Unfortunately, empirical understanding of this relationship at the national level is quite incomplete.2 The central purpose of this paper, therefore, is to put this relationship under the microscope. We focus on nanotechnology, because it is an area in which the governments of newcomer scientific nations are actively seeking to push back on static comparative advantages. Drawing on a large body of work examining ways to measure diversification and research impact (e.g., Schubert and Grupp 2011; Schubert and Braun 1986), we establish an extremely robust positive statistical relationship between a country’s degree of nanoscience diversification and its research impact.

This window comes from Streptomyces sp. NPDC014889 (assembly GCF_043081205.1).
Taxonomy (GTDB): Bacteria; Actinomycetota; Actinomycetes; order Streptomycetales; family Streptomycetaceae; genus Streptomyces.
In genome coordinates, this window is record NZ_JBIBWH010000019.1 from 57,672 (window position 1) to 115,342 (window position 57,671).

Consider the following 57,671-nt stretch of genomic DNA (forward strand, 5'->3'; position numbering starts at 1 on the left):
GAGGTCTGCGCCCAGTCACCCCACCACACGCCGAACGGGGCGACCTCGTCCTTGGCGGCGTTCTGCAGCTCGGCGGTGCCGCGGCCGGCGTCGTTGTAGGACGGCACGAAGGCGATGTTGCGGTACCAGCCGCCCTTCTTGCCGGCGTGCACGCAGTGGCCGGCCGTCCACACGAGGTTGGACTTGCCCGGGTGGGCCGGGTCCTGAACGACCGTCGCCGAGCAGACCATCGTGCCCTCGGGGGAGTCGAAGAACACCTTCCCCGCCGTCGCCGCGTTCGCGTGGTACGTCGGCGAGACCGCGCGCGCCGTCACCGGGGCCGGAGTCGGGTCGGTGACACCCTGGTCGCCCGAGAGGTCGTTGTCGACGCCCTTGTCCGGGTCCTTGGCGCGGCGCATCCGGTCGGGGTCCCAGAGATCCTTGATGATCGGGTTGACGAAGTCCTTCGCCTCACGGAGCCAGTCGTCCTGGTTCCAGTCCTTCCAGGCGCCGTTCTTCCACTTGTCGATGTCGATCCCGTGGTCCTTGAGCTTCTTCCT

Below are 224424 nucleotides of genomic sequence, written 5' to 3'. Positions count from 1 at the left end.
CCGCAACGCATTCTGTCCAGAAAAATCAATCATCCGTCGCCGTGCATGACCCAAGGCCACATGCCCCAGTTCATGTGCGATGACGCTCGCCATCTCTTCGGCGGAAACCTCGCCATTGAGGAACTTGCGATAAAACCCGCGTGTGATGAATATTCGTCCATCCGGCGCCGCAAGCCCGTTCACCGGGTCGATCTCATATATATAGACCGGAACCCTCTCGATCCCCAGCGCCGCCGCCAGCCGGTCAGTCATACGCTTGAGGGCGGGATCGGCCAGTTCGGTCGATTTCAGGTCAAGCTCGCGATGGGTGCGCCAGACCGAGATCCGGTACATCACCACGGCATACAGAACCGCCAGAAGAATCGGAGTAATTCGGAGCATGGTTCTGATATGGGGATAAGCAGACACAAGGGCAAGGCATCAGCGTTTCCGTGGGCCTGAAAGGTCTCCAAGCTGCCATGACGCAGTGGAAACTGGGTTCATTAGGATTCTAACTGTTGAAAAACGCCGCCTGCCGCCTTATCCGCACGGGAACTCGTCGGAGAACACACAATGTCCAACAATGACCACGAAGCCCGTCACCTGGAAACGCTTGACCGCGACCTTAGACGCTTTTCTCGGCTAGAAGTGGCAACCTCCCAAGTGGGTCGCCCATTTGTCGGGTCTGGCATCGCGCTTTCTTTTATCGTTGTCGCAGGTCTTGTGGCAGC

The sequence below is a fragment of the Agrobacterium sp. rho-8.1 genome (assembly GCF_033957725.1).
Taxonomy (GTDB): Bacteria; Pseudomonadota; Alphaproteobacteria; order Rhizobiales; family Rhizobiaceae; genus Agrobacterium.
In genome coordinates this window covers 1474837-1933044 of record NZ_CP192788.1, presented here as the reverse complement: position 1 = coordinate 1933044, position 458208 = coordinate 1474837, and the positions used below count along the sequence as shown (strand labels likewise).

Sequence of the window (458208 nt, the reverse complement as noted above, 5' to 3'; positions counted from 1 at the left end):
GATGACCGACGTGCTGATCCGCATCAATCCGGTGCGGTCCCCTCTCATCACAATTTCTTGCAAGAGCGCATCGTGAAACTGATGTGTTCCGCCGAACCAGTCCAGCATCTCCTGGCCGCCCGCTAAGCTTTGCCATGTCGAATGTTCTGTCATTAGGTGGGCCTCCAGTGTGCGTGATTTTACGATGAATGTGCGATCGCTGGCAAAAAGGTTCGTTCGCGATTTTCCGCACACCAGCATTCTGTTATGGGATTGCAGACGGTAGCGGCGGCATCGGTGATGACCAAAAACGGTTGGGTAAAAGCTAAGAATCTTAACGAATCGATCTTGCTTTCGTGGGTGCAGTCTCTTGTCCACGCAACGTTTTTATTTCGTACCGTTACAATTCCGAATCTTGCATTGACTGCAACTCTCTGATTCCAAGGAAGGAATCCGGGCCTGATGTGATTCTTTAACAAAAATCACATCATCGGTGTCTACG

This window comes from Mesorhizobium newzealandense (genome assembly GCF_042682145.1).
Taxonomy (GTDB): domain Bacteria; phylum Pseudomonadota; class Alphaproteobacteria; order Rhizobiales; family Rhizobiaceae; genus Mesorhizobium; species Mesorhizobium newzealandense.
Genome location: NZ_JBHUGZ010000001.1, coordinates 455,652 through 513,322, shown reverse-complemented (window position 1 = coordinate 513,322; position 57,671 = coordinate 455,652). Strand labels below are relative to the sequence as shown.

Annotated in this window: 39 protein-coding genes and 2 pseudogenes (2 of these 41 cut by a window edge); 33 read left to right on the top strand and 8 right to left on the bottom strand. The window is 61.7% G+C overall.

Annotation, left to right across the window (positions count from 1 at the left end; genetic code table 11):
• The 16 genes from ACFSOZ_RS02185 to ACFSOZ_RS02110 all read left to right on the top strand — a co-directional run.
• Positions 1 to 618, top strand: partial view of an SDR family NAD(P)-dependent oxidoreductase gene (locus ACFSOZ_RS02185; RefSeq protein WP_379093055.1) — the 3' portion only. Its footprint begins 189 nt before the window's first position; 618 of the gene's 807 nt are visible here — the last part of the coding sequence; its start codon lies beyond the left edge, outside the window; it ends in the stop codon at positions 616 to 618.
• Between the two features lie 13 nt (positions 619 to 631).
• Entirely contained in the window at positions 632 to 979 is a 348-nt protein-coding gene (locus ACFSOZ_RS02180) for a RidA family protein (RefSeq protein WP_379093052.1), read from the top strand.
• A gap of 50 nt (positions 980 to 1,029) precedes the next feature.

Previous studies of national scientific diversification have focused more on its causes than its effects. They show a clear inverse relationship between the volume of a nation’s scientific activity and specialization—countries that published more scientific papers have more diversified publication mixes (Pianta and Archibugi 1991; Horlings and Van den Besselaar 2011). Similar results are reported for technological diversification—countries that patent more conduct more diverse types of R&D (Archibugi and Pianta 1992; Cantwell and Vertova 2004). Thus countries and organizations diversify their scientific and technological portfolios as their capabilities develop. Yet, Cantwell and Vertova (2004) also argue that technological diversification has become more difficult to achieve in recent decades, in the sense that the volume of patenting associated with a given level of patent diversification in a cross-section of advanced countries has increased. They suggest that the increased importance of multinational firms (and therefore the relatively reduced importance of the developmental state) is leading to greater technological specialization. While scientific and technological specialization are very different processes, the ever-expanding range of scientific research areas and deepening international collaboration networks (Wagner 2008) could similarly induce nations, especially newcomers with limited scientific resources, to specialize. Thus, it is important to ask not only whether scientific diversification is desirable (in the sense that it is associated with greater research impact), but whether it remains feasible. We will take on this task as well.